Reps to invite Jonathan over $1.3bn Malabu oil deal

• Court to hear Patience Jonathan appeal July 12

The House of Representatives would invite former President Goodluck Jonathan to testify on his role in the award of Oil Prospecting Licence, OPL 245, to Malabu Oil and Gas Ltd in the spirit of natural justice and fair play.

The Chairman of the House ad-hoc committee probing into the alleged $1.3 billion Malabu deal, Mr. Razak Atunwa, told reporters that the resolve to close in on the former president was based on the fact that at the time key ministers of his cabinet struck the deal, he was at the helms of affairs of the country.

He further claimed that Jonathan’s name featured in the proceedings initiated by the public prosecutor in Milan, Italy; a United Kingdom (UK) court judgment in relation to an application to return part of the money being restrained. It castigated the Jonathan administration as not having acted in the best interest of Nigeria in relation to the deal.

Buttressing his assertion, he claimed that the Attorney -General of the Federation at the time when the deal was struck, Mohammed Adoke Bello, recently instituted proceedings in court wherein he pleaded that all his actions were as instructed by the former President.

He disclosed that the committee decided to request the former president to give evidence as to his role in the mater in pursuant to constitutional provisions.

Atunwa hinted that the Jonathan may not be compelled to appear before the committee in person if he provides necessary information on his role in the deal to the committee.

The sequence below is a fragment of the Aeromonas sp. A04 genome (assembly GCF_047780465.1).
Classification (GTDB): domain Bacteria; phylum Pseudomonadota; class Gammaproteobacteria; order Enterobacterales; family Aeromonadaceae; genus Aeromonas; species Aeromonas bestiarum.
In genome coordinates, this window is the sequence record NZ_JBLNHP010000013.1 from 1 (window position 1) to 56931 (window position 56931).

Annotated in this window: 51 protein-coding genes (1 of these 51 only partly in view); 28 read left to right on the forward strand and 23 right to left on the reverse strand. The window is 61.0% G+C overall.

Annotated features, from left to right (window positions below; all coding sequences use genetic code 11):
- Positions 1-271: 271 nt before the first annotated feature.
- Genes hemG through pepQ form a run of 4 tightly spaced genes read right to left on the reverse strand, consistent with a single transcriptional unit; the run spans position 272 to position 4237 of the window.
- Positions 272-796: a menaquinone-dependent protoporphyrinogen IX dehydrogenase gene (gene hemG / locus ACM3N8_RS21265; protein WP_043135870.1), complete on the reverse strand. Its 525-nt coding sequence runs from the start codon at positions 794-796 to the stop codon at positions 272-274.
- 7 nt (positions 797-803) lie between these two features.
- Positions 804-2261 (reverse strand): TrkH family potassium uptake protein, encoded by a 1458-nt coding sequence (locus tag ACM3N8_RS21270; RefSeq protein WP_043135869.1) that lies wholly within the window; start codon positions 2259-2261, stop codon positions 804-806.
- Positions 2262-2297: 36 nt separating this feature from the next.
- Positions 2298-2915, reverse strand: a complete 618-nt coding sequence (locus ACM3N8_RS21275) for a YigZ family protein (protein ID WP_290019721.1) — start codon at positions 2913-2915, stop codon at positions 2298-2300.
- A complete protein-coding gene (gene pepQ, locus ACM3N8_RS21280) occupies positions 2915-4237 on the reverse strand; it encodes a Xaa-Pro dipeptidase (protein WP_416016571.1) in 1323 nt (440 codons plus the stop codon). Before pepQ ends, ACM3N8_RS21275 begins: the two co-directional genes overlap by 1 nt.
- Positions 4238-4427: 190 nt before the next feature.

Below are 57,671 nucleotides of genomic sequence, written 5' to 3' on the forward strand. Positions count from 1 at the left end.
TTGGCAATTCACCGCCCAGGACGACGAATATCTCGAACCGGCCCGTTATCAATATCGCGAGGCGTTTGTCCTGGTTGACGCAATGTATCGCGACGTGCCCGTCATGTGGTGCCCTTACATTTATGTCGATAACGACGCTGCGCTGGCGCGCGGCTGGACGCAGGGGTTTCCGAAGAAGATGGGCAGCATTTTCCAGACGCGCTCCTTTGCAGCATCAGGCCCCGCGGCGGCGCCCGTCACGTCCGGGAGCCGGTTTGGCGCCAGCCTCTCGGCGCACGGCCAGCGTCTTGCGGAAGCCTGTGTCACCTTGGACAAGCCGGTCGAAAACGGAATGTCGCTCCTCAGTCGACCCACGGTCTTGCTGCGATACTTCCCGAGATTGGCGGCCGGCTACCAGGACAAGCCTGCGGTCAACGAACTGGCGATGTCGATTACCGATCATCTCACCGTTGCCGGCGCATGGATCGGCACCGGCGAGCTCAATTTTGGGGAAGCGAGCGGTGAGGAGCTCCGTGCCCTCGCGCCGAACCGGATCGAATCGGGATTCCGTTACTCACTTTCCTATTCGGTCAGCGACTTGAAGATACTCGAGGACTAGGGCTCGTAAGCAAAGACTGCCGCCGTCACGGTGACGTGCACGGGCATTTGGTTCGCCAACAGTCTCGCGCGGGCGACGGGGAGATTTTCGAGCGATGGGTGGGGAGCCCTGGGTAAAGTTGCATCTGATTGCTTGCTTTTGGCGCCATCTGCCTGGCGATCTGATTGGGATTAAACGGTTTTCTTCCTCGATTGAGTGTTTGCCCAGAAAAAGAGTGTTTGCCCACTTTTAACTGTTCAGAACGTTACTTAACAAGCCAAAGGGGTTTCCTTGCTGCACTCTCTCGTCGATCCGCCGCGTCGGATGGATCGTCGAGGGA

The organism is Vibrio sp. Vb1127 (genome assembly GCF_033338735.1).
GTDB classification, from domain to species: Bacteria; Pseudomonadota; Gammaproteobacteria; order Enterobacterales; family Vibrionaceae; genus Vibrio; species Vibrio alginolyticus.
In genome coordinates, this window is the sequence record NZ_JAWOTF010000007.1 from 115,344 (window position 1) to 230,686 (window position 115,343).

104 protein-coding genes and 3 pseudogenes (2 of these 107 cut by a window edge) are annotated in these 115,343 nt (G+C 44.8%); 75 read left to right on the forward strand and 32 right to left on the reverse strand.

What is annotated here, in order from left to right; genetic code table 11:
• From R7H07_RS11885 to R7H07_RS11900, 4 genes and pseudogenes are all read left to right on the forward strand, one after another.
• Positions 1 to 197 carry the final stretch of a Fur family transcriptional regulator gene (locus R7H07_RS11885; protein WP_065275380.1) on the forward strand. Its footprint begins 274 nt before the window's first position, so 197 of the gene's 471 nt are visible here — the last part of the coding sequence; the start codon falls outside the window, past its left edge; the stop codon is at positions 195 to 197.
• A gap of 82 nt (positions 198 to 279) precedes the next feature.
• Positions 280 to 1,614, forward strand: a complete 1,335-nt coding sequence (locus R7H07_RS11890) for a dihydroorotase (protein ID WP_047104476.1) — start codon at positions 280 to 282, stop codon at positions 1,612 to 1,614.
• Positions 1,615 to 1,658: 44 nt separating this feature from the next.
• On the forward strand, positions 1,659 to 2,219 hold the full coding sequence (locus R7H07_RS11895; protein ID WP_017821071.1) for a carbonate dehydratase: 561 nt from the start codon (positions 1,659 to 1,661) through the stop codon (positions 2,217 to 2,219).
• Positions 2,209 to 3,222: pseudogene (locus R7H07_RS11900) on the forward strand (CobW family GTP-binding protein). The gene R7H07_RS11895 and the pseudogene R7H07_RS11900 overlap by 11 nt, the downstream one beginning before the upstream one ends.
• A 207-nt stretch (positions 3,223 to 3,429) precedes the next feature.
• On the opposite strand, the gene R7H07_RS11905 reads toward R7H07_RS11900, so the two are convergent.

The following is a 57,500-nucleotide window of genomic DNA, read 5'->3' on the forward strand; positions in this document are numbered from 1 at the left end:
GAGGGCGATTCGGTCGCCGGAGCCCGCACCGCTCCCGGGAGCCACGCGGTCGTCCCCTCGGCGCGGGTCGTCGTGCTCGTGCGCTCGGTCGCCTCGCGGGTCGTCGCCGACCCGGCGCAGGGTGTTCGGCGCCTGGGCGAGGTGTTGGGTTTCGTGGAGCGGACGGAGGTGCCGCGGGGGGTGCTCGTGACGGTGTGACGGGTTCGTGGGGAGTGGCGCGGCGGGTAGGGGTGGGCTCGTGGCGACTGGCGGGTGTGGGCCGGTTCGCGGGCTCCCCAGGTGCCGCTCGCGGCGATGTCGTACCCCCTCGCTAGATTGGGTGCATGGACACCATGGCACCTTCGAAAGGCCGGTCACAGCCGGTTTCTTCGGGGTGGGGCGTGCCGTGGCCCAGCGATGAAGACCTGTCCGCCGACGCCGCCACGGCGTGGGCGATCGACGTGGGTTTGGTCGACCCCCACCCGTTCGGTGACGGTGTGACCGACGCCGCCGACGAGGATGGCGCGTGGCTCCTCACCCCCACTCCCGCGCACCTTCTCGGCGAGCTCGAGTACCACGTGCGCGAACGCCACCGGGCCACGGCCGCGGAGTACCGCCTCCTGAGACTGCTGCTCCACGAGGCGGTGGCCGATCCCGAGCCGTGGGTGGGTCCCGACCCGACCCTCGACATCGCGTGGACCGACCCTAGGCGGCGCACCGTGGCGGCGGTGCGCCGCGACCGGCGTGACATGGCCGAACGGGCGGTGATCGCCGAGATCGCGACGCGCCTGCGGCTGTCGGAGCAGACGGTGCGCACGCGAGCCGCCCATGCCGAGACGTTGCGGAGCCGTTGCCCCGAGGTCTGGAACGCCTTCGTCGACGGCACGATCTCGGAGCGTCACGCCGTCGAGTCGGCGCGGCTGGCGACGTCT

However, the former president described reports linking him to the oil scandal as the handiwork of his detractors, who are threatened by his rising profile at home and in the international arena.

Meanwhile, an Appeal Court, Lagos Division, has fixed July 12 to hear an appeal filed by the wife of former President Goodluck Jonathan, Patience, in which she is seeking to stop the forfeiture of her $5.7million and N2,421,953,522.78 to the Federal Government.

The appeal was as a result of an order obtained by the Economic and Financial Crimes Commission (EFCC) last April 26, from the Federal High Court in Lagos, temporarily forfeiting the cash to the government.

It said the N5.7 million was part of the $6,791,599.64 (about N2.1billion) which Mrs. Jonathan allegedly directed her aides to pay into her account between February 8, 2013 and January 30, 2015, while her husband was president.

Mrs. Jonathan, the commission said, had earlier spent $949, 282.98 (about N296, 141,911) from the money.

The EFCC had told Justice Mojisola Olatoregun, who made the order, that the funds were suspected to be proceeds of unlawful activities.

In the notice of appeal, she is praying the court to hold that the law cited by the EFCC in its ex-parte application for the temporary forfeiture was inapplicable.

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